Monday, September 08, 2014

Ebola outbreak testing Homeland Security strategy

The U.S. Department of Homeland Security has recently released the second Quadrennial Homeland Security Review that defines a set of risk-informed priorities for the homeland security enterprise as a whole. One of those priorities is “A Homeland Security Strategy for Countering Biological Threats and Hazards,” to include – while not being limited to – addressing of “emerging infectious diseases that are highly disruptive (e.g., viruses that could cause human pandemic).” The current Ebola outbreak and the scenarios it may involve put that priority to a test, and also encourages policy and academic experts, and the public, to think about biological threats and hazards writ large and how to ensure effective crisis response and a resilient nation.

Alexander Siedschlag, chair of Homeland Security at Penn State Harrisburg, says the Ebola outbreak provides "an incentive to consider the variety of challenges that biological threats and hazards pose to a national preparedness and an all-hazards approach to homeland security. In short: How could and should Ebola make us think about the “bio” dimension of homeland security? And how well prepared are we to manage “bio” risks. "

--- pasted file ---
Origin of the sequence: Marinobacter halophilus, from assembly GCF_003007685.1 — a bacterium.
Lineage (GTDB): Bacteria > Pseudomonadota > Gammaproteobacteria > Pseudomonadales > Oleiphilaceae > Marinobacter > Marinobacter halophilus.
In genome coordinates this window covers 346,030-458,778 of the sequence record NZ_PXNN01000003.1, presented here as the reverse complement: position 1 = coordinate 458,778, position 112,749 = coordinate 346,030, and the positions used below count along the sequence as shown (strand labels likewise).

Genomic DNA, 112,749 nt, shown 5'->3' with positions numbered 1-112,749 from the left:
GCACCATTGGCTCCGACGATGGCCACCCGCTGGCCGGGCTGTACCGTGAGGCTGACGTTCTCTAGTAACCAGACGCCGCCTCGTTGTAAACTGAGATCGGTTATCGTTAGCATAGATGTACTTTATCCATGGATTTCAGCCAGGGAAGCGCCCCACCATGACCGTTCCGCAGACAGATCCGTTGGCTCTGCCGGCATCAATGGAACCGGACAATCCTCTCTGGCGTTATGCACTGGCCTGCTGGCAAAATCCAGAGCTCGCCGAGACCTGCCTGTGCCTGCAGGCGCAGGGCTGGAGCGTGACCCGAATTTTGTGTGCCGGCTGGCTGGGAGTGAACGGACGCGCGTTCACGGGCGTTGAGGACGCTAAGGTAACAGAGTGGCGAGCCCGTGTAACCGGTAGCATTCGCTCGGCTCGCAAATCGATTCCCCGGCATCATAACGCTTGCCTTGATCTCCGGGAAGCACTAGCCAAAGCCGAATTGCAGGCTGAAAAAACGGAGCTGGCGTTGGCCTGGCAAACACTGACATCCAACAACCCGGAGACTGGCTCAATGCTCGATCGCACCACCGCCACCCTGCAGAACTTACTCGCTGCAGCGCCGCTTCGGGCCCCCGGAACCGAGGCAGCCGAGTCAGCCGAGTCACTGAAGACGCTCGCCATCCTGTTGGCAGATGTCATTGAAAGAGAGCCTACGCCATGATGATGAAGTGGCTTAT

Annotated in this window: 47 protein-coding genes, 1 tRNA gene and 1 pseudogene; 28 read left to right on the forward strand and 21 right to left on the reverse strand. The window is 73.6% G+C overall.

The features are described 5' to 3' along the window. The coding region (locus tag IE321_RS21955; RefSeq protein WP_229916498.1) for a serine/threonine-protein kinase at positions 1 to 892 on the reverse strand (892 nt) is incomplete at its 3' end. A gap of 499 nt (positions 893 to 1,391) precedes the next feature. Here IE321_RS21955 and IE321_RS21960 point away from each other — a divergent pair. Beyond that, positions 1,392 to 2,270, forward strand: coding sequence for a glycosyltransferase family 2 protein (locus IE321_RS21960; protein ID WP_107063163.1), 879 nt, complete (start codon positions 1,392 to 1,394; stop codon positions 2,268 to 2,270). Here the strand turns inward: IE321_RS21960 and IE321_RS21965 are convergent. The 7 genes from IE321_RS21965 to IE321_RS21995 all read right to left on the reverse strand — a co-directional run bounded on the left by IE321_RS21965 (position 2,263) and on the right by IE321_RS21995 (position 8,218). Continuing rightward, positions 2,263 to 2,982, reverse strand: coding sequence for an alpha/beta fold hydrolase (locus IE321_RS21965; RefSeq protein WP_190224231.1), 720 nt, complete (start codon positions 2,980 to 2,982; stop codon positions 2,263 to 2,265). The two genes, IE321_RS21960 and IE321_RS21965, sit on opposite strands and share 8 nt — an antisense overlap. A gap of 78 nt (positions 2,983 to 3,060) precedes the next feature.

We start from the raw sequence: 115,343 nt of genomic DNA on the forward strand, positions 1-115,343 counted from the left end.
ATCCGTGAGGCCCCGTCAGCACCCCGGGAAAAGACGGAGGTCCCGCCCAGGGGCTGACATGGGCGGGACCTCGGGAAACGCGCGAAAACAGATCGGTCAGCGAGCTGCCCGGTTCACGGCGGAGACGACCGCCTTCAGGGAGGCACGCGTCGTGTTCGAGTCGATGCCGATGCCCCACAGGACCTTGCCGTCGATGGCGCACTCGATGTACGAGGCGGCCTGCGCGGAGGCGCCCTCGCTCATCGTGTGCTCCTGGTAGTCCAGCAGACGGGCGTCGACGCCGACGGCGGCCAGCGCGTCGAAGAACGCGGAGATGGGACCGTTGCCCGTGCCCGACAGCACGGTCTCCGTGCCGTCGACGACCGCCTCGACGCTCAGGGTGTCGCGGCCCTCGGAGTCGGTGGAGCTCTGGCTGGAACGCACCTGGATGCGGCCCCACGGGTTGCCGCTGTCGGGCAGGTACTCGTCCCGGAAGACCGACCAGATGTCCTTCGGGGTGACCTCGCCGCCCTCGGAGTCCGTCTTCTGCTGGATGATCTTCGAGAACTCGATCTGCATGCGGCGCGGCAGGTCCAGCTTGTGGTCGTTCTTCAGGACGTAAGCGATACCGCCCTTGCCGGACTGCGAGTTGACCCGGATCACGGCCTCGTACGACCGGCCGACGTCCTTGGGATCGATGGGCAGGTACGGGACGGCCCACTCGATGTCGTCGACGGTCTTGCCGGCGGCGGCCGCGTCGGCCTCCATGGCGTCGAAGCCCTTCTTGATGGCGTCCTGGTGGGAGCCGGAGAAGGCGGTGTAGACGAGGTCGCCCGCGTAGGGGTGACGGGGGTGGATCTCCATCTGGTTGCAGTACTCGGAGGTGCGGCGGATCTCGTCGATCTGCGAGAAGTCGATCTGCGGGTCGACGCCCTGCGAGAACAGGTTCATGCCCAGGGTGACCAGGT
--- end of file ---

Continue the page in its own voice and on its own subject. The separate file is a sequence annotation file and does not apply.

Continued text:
Penn State Harrisburg has scheduled a panel Wednesday, September 10, 2014 at 12  noon with Thomas Minton, director of Pennsylvania Homeland Security, and Kent Butts, senior lecturer at Penn State, to discuss the implications for homeland security of the current Ebola outbreak. This panel and discussion features a multidisciplinary mix of experts who teach at Penn State’s School of Public Affairs. It is free and open to the public; no registration is required. 

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